Importance of Educating Future Generations Personal Finance Management

Connor Mulvey
Apr 12, 2019 · 4 min read
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Many adults struggle to properly care for their finances, and this is an issue that stems from lack of formal education on budgeting, and personal finance strategies. Often, adults graduate from post-secondary institutions with a rough concept of personal finances, but once the real world takes over, they fall short of properly caring for their finances. One strategy to overcome this issue is to introduce formal education for future generations to understand personal finances at a young age. Connor Mulvey is a recent university grad whose career has taken him to the business world, he is one of many that have been forced to learn these fundamental life skills on his own through tough lessons and trial and error. Connor is an advocate for changing the way we teach future generations about personal finances and took the time to explain potential options and why there is a need for change.

The Need for Change

Very few schools educated children and young adults on personal finances as part of their curriculum prior to high school graduation. This has created a void in knowledge that must be filled with some form of education regarding these topics. Connor Mulvey and many other adults have placed a strong emphasis on the need for more financial literacy and competency, claiming that these topics are of extreme importance.

Connor Mulvey explains that financial literacy is not about instilling values equivalent to overall good judgement, it is about ensuring that future generations have the necessary skills to be self-reliant, responsible, economically independent, and understand how to give back to their community. Financial variables should always be a priority in the decision-making process, and in order to accurately make decisions individuals must be financially literate to understand the impacts of a decision.

Approaches to Teaching Children

In an ideal world, children would be exposed to personal financial management at a young age through formal education; however, this is not the current practice. Parent’s who wish to teach their children about personal finances must do so on their own time and must do so in a way that fosters learning. Connor Mulvey explains that the issue with parents teaching their children these life skills is that the parents may not have a complete understanding of the intricacies of personal finances. Another issue that Connor Mulvey highlighted is that many parents do not know where to begin in teaching their children such complex topics and strategies, or even what needs to be taught.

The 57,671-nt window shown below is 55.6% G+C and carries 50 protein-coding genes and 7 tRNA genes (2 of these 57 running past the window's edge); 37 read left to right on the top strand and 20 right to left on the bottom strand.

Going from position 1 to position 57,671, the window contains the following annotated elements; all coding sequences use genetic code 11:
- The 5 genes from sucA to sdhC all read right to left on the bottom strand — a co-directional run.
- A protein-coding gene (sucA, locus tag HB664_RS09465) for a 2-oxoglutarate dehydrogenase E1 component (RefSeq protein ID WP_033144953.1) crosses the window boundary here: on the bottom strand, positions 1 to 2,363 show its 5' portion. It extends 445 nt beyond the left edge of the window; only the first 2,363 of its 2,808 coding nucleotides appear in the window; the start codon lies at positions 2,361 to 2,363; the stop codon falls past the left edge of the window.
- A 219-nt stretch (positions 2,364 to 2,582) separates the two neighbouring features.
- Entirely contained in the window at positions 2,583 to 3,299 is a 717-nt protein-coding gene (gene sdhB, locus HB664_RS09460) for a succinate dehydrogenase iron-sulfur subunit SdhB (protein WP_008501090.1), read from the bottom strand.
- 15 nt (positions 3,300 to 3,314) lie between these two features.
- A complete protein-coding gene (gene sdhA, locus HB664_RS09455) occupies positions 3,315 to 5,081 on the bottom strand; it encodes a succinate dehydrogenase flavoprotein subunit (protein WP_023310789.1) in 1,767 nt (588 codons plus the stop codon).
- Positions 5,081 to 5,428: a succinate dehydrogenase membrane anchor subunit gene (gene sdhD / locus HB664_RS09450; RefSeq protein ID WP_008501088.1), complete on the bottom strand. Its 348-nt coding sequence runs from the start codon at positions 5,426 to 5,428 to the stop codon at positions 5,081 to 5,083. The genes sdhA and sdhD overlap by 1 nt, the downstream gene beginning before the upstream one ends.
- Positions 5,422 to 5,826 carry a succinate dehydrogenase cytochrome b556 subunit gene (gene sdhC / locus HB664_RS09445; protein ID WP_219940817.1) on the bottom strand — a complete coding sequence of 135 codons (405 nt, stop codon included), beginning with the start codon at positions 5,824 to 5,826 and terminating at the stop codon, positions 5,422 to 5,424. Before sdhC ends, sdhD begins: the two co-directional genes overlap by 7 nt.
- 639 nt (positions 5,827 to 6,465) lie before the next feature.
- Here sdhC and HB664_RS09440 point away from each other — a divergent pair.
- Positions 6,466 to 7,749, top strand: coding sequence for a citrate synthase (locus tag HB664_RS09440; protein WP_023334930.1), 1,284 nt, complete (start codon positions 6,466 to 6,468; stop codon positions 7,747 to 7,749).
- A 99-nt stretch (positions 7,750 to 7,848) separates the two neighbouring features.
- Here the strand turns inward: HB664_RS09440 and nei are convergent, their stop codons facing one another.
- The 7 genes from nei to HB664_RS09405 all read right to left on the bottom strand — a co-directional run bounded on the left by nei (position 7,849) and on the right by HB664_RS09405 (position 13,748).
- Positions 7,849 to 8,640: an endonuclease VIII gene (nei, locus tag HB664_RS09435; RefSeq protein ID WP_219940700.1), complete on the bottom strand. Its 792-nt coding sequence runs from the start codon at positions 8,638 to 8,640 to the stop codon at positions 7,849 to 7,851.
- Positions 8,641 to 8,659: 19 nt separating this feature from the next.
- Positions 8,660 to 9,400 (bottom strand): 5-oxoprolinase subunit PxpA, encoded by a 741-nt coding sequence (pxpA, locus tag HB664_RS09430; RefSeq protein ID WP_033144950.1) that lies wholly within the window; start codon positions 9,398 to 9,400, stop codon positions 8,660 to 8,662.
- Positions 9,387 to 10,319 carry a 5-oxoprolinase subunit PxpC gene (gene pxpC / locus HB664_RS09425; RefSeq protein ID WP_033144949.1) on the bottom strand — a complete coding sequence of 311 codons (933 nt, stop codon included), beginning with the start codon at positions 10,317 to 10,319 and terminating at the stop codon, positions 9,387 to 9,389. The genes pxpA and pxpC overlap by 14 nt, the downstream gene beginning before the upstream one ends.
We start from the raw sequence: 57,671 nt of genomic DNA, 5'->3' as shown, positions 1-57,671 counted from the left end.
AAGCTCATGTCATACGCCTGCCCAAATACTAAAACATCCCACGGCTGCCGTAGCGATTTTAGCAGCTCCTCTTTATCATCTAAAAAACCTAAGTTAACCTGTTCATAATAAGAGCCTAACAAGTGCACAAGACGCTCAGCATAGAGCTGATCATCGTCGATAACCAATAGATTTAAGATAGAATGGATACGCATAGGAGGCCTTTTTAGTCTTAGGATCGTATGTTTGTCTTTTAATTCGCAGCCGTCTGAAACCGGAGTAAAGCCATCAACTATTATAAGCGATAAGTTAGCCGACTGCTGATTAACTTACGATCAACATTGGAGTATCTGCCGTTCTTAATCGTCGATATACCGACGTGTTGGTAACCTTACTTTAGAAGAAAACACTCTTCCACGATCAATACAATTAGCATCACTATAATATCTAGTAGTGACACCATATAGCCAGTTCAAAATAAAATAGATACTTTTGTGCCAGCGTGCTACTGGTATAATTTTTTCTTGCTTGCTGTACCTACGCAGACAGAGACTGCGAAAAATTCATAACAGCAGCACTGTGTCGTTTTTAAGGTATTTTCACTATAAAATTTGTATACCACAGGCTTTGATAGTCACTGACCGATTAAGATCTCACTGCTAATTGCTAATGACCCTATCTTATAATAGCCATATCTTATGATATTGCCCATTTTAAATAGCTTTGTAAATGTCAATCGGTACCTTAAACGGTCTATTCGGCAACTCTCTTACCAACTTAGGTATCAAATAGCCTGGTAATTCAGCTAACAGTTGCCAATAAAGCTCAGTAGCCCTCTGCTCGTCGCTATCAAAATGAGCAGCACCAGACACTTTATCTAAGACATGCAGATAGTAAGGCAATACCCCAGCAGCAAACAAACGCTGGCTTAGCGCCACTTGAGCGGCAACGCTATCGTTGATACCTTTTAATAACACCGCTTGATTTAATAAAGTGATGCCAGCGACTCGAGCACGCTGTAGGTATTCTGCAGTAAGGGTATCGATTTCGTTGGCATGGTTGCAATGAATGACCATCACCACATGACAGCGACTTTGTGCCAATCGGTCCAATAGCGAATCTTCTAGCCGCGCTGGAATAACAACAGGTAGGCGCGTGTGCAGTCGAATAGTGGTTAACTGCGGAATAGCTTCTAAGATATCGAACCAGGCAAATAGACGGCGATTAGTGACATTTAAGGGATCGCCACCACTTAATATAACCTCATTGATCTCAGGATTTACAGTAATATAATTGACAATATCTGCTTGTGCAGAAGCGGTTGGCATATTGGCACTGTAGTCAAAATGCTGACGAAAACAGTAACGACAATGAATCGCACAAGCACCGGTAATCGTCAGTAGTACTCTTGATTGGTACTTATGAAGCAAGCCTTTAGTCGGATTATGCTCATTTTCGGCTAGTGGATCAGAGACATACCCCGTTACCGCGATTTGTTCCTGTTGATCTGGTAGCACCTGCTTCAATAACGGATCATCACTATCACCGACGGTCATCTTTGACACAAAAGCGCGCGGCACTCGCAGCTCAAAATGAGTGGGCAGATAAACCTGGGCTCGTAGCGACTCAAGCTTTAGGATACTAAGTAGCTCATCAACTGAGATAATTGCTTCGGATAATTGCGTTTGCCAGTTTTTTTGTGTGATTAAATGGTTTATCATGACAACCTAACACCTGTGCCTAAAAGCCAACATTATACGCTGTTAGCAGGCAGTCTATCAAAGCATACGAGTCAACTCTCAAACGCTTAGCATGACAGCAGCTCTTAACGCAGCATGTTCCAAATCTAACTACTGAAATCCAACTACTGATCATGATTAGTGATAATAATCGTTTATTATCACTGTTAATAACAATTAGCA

The option that would be most beneficial for future generations is the introduction of formal curriculum that educates children in the classroom. The need for change is obvious, the best approach for children is classroom-based education. The reasoning for this is because students are primed to learn in the classroom, the familiar setting ensures that students are prepared to learn a new topic. Teachers are already trained in child education, and the most efficient path is teachers educating children. Connor Mulvey states that the personal financial management skills must be a lifelong learning process that must begin in childhood or early adolescence.

Proposed Curriculum

To cover all the necessary topics for financial literacy education programs, it is important to identify the areas where children must learn. According to Connor, financial independence is built from a complete understanding of the five pillars associated with basic money management: save, spend, invest, donate, and earn. Each of these pillars works together to create a full curriculum for children to have a deep understanding of how these pillars affect each other.

According to Connor, children as young as eight can begin to learn the fundamentals of finance through age appropriate activities and learning opportunities such as the importance of donating time and resources to those in need. As children progress through the educational system, the concepts they learn will also be more in-depth and accurate for their needs such as the explanation of taxes.

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Connor Mulvey’s Final Thoughts

It is abundantly obvious that there is a desperate need for future generations to be well educated in personal finance management techniques and skills. Children deserve to grow up with an in-depth understanding of these topics, and currently the only means to gain this knowledge is through parental teachings and this is not always the best option. Connor Mulvey firmly believes that the best course of action for preparing the future generations is through formal education that provides students the opportunity to learn about the five pillars of financial management and how each pillar affects decision making.

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